Since joining EWTN in 1996, Arroyo has been instrumental in the network’s evolution from a place for affable, if firmly conservative, religious programming to a channel that includes politically charged commentary. Pope Francis is widely believed to have criticized the group in the past: When asked by a reporter in 2021 about those who take issue with his papacy, Francis referred to a “big Catholic television station that continually speaks poorly about the pope,” calling it “the work of the devil.”

Tim Busch

While not necessarily an outspoken critic of Francis, Tim Busch has long been known as a central figure in more established circles of conservative U.S. Catholicism — circles that have become increasingly resistant to Francis’ message.

The founder and CEO of the Pacific Hospitality Group, a hotel and resort company, Busch endowed the Catholic University of America’s business school with the largest donation in the history of the school, and he recently said that “the capitalist culture is consistent with the virtues of Catholicism.”

A prominent conservative philanthropist who once sat on EWTN’s governing board, Busch also is the co-founder of the Napa Institute, an organization whose website say it is “empowering Catholic leaders to renew the church and transform the culture.” In practice, the institute hosts conferences that bring together Republican politicians such as former Attorney William Barr and former Vice President Mike Pence with business leaders and Catholic Church officials. In the past, Busch has defended its mission, saying it is not “some sort of master plot to overthrow the papacy.”

He has been tied to Viganò, particularly a public letter the archbishop published in 2018 claiming Vatican officials helped cover up accusations that disgraced American prelate Cardinal Theodore McCarrick had sexually abused seminarians. Viganò argued Francis knew about the allegations years before they were made public, although a 2020 Vatican investigation on the matter was seen to absolve Francis of blame. The New York Times reported at the time that Busch consulted with Viganò on the letter before its publication in an EWTN-owned outlet, a charge Busch has repeatedly denied (the Times stands by its reporting).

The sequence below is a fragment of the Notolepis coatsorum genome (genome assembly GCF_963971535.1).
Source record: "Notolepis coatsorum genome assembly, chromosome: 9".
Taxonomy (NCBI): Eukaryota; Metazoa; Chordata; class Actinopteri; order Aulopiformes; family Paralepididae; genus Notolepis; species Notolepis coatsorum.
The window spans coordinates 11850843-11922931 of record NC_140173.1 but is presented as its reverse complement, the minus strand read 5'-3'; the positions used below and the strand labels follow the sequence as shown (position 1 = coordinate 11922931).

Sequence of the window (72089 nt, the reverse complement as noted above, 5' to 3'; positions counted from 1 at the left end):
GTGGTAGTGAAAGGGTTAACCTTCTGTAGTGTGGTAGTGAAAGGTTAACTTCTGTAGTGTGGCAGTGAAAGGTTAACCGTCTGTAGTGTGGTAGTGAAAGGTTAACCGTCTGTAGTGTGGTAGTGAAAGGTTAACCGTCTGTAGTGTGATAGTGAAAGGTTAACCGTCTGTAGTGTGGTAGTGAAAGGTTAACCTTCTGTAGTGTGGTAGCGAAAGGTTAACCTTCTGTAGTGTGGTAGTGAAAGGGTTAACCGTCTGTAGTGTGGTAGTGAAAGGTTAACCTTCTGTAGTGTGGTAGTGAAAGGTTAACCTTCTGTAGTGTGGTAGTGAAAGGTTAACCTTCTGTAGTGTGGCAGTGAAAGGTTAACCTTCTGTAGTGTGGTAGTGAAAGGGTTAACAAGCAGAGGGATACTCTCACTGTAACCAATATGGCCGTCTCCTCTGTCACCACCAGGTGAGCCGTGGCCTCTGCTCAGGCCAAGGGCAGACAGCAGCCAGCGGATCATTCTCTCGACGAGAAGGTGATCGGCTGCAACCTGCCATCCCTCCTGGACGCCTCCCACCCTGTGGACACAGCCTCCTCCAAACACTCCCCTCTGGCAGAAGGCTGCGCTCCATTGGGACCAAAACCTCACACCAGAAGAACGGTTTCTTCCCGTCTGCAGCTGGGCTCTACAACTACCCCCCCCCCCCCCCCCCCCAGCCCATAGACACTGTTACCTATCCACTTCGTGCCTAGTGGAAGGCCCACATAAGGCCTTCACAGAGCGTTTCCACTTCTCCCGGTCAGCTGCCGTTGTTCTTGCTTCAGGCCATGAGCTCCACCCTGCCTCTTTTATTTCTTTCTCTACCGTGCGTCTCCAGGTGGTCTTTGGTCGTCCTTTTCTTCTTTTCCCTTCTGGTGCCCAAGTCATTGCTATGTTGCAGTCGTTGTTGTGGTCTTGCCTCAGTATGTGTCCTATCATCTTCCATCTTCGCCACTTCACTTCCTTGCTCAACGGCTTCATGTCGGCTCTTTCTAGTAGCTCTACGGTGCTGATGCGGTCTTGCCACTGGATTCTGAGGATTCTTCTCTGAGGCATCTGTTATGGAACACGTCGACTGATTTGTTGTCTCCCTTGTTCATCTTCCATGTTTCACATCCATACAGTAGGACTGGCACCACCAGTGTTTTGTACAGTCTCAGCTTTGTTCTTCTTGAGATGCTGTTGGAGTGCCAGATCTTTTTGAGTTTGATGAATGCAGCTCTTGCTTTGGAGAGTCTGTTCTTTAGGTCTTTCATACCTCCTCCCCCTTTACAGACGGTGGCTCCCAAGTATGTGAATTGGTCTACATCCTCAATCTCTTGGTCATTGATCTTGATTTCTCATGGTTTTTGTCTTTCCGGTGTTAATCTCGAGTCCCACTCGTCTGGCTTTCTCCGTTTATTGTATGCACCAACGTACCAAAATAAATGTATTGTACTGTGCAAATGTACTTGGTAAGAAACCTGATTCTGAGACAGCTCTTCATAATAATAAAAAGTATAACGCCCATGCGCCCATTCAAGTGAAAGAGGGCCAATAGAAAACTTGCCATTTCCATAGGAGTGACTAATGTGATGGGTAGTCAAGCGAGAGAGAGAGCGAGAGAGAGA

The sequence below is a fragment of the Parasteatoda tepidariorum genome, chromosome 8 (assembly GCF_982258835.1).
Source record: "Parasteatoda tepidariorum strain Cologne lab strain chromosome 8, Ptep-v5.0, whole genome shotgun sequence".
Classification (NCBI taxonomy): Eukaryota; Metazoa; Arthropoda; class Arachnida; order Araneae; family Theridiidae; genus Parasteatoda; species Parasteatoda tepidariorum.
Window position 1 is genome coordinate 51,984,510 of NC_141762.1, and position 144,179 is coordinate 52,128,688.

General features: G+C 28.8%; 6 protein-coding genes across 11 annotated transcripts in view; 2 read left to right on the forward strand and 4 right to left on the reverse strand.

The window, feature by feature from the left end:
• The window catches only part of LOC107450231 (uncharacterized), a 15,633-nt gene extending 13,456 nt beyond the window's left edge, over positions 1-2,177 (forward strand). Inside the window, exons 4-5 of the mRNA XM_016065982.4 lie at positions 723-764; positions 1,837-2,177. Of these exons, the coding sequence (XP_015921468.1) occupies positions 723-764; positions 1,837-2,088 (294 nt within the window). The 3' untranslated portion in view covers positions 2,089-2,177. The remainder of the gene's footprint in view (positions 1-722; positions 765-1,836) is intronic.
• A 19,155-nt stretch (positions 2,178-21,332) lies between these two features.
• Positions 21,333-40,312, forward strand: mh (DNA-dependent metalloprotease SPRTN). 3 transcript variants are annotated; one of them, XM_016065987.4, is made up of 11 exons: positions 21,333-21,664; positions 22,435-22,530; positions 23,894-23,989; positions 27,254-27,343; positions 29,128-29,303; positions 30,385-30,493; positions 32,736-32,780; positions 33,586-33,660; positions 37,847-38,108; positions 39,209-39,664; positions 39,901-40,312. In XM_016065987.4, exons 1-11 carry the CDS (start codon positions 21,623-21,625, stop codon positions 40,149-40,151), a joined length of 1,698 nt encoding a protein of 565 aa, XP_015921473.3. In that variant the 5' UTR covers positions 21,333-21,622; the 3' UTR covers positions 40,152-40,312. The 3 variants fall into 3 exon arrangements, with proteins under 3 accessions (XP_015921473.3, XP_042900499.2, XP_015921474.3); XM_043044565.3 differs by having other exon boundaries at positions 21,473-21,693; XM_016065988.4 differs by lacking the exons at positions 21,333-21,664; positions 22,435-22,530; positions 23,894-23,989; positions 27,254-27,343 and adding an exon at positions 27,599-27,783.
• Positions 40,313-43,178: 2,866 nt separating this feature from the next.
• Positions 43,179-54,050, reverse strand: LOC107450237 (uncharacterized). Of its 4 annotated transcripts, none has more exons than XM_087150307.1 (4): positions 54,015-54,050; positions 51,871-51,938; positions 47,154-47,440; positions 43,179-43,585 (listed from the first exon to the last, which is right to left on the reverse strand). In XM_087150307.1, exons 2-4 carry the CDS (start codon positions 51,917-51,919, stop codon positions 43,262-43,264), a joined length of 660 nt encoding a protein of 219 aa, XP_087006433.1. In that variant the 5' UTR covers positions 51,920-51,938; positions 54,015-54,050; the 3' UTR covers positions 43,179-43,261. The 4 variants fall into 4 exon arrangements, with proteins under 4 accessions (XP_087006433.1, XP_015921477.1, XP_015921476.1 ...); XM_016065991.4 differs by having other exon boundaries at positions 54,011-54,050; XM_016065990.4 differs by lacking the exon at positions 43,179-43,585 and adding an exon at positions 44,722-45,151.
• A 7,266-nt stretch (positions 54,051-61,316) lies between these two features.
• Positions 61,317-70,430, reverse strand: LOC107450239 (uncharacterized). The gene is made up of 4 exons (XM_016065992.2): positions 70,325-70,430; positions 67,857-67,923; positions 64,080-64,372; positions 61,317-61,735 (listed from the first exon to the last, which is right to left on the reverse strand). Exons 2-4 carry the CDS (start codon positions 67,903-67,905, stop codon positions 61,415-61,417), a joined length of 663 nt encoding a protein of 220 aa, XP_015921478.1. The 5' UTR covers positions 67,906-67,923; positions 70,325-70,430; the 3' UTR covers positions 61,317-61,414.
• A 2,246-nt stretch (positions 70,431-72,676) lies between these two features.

Michael Voris

Michael Voris, the founder and president of Church Militant, a Catholic media outlet that has been accused of racism and homophobia, also anchors “The Michael Voris Show,” a web-based video that accused the U.S. Conference of Catholic Bishops for profiting from human trafficking (a critique of the bishops’ helping migrants at the border) and generally “destroying America by promoting Marxist communism.”

Voris has aligned with right-wing political figures such as Bannon and Milo Yiannopoulos, a sometime ally of Marjorie Taylor Greene, who has also attacked the pope. In 2021, Voris invited Bannon and Yiannopoulos to speak at a protest against the USCCB’s fall meeting in Baltimore, prompting an unsuccessful lawsuit from city officials, who feared the protest would incite violence.

Nick Fuentes

At the far right end of the Catholic spectrum is Fuentes, a young Catholic influencer known for espousing Christian nationalist, antisemitic, and white supremacist views. He heads America First, a movement primarily populated by young men and whose attire was by rioters spotted on the Senate floor during the Jan. 6 attack on the U.S. Capitol. While Fuentes is regarded as an extremist outsider, he has found political boosters in U.S. Reps. Paul Gosar, an Arizona Republican, and Greene, who have spoken at America First gatherings. (Greene later distanced herself from the organization.)

Fuentes, who has called for “Catholic Taliban rule in America,” made his biggest splash when he dined last year with former President Donald Trump at Mar-a-Lago in the company of Ye, the rapper formerly known as Kanye West.